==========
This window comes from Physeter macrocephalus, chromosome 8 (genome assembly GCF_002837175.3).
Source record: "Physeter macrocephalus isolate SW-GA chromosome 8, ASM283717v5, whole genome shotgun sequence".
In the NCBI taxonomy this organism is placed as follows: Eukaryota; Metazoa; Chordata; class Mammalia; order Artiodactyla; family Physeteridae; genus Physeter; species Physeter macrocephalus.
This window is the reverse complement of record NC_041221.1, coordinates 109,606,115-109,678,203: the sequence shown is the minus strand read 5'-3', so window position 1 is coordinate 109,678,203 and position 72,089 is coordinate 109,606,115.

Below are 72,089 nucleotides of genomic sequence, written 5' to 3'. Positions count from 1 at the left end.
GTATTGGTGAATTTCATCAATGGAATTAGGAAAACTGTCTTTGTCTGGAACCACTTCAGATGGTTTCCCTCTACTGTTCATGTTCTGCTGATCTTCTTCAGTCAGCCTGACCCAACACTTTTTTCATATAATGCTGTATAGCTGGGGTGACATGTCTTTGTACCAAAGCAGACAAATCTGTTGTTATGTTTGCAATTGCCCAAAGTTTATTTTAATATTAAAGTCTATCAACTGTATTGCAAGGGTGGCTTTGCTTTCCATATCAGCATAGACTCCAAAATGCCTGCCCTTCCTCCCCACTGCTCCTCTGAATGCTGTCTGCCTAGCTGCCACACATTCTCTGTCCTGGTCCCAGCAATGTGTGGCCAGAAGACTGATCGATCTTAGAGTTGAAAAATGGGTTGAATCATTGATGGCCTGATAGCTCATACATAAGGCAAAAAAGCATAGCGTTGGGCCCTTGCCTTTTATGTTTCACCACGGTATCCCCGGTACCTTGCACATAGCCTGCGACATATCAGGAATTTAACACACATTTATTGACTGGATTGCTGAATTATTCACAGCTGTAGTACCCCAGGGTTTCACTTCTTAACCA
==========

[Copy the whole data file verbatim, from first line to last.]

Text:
This window comes from Physeter macrocephalus, chromosome 8 (genome assembly GCF_002837175.3).
Source record: "Physeter macrocephalus isolate SW-GA chromosome 8, ASM283717v5, whole genome shotgun sequence".
In the NCBI taxonomy this organism is placed as follows: Eukaryota; Metazoa; Chordata; class Mammalia; order Artiodactyla; family Physeteridae; genus Physeter; species Physeter macrocephalus.
This window is the reverse complement of record NC_041221.1, coordinates 109,606,115-109,678,203: the sequence shown is the minus strand read 5'-3', so window position 1 is coordinate 109,678,203 and position 72,089 is coordinate 109,606,115.

Below are 72,089 nucleotides of genomic sequence, written 5' to 3'. Positions count from 1 at the left end.
GTATTGGTGAATTTCATCAATGGAATTAGGAAAACTGTCTTTGTCTGGAACCACTTCAGATGGTTTCCCTCTACTGTTCATGTTCTGCTGATCTTCTTCAGTCAGCCTGACCCAACACTTTTTTCATATAATGCTGTATAGCTGGGGTGACATGTCTTTGTACCAAAGCAGACAAATCTGTTGTTATGTTTGCAATTGCCCAAAGTTTATTTTAATATTAAAGTCTATCAACTGTATTGCAAGGGTGGCTTTGCTTTCCATATCAGCATAGACTCCAAAATGCCTGCCCTTCCTCCCCACTGCTCCTCTGAATGCTGTCTGCCTAGCTGCCACACATTCTCTGTCCTGGTCCCAGCAATGTGTGGCCAGAAGACTGATCGATCTTAGAGTTGAAAAATGGGTTGAATCATTGATGGCCTGATAGCTCATACATAAGGCAAAAAAGCATAGCGTTGGGCCCTTGCCTTTTATGTTTCACCACGGTATCCCCGGTACCTTGCACATAGCCTGCGACATATCAGGAATTTAACACACATTTATTGACTGGATTGCTGAATTATTCACAGCTGTAGTACCCCAGGGTTTCACTTCTTAACCA